Buyer’s Premium? What the heck is that?
A unique opportunity an auction for real estate provides is the ability to use a buyer’s premium, which is usually accounted to offset some or all of the seller’s auction transaction costs, marketing expenses and commissions.To get learn more about the Auctions And Buyers Premiums.
The buyer’s premium is an additional amount that is added to the high bid price to determine the total contract price the buyer will pay to the seller at closing. The agreement between seller and broker/auctioneer provides the particular percentage of the buyer’s premium that is paid to the broker/auctioneer by the seller at the close of escrow.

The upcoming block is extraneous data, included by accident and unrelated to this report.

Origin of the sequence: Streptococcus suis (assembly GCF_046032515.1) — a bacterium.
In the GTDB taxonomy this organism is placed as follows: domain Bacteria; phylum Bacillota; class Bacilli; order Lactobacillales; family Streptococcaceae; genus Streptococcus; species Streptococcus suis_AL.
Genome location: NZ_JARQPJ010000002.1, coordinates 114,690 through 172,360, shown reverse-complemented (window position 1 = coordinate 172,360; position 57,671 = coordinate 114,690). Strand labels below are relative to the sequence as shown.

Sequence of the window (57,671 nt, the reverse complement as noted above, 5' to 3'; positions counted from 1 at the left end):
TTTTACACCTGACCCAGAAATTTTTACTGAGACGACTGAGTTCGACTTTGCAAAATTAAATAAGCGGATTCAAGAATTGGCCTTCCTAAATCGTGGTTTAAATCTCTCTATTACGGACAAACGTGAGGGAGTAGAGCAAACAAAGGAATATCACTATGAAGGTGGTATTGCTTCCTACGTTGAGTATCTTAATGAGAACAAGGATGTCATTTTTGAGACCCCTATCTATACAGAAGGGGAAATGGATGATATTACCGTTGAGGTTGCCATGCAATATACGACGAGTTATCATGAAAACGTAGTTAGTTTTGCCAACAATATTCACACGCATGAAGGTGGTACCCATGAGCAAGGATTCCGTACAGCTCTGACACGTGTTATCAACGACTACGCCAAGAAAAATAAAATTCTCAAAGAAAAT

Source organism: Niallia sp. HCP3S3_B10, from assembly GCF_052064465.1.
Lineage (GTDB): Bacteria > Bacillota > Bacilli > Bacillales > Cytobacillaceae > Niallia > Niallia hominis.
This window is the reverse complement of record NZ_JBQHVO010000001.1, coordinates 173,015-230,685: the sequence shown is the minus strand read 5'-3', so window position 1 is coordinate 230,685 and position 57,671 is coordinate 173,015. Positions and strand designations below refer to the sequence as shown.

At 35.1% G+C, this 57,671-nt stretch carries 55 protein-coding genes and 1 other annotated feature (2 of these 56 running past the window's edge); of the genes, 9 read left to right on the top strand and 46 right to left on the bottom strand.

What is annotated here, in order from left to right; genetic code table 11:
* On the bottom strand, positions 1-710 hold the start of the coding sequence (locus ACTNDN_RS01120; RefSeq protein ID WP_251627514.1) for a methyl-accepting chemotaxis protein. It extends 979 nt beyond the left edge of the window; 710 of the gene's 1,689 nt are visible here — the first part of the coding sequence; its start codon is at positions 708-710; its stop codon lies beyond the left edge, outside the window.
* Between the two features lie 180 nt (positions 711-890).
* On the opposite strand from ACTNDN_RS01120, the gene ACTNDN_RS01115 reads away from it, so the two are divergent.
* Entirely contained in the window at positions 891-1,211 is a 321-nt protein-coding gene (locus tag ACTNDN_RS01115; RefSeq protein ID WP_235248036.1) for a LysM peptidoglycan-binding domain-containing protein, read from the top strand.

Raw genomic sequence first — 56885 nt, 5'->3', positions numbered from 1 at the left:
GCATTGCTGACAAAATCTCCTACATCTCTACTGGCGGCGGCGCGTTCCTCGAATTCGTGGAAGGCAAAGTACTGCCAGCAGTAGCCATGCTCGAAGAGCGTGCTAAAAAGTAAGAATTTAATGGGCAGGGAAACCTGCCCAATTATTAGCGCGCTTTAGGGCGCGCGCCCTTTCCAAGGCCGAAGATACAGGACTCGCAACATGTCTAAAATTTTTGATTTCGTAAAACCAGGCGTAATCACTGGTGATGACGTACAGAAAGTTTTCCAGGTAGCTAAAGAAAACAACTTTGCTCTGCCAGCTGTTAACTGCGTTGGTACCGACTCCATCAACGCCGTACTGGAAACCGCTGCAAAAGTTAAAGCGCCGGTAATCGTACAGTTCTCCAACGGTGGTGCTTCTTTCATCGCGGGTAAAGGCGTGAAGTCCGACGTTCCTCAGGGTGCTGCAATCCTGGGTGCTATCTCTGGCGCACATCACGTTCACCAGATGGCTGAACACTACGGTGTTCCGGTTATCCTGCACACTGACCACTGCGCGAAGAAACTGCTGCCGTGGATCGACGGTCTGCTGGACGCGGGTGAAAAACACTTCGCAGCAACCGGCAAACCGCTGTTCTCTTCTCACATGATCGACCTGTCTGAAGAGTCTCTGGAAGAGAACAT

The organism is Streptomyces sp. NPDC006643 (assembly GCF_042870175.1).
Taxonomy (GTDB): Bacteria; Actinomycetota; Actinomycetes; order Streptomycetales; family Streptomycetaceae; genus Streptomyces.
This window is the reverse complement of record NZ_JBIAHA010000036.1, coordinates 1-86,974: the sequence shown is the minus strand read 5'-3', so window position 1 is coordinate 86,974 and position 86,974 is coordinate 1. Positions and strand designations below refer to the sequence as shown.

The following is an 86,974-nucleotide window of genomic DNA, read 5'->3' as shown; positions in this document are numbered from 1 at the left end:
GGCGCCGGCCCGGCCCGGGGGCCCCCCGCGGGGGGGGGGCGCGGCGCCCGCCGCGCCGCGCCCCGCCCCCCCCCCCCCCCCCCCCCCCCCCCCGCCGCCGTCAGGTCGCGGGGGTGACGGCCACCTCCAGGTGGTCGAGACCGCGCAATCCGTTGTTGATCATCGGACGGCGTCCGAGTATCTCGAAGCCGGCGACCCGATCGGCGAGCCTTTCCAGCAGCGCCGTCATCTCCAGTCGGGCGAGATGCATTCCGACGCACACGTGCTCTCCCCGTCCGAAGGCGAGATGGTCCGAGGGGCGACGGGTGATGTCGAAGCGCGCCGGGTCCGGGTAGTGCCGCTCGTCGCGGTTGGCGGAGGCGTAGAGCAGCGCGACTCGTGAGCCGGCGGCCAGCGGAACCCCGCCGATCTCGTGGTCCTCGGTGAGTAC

In an active and aggressive bidding environment, the buyer’s premium is perceived by bidders almost as a sales tax or simply a cost of doing business and can lead to higher net proceeds for the seller. Specified buyer’s premium can range from 3 percent to 10 percent of the bid price and is an accepted part of the process throughout the auction industry.
The buyer’s premium allows the seller to increase the gross sales price and is a way for the seller to transfer transaction costs onto the buyer. When implemented properly, the seller’s total effective transaction costs (marketing expenses plus commission) can be less than that of a traditional brokerage sale. In fact, the goal is a “expenseless” transaction on the seller’s side of the closing sheet. This can be especially desirable for the sale of real property held by the estate.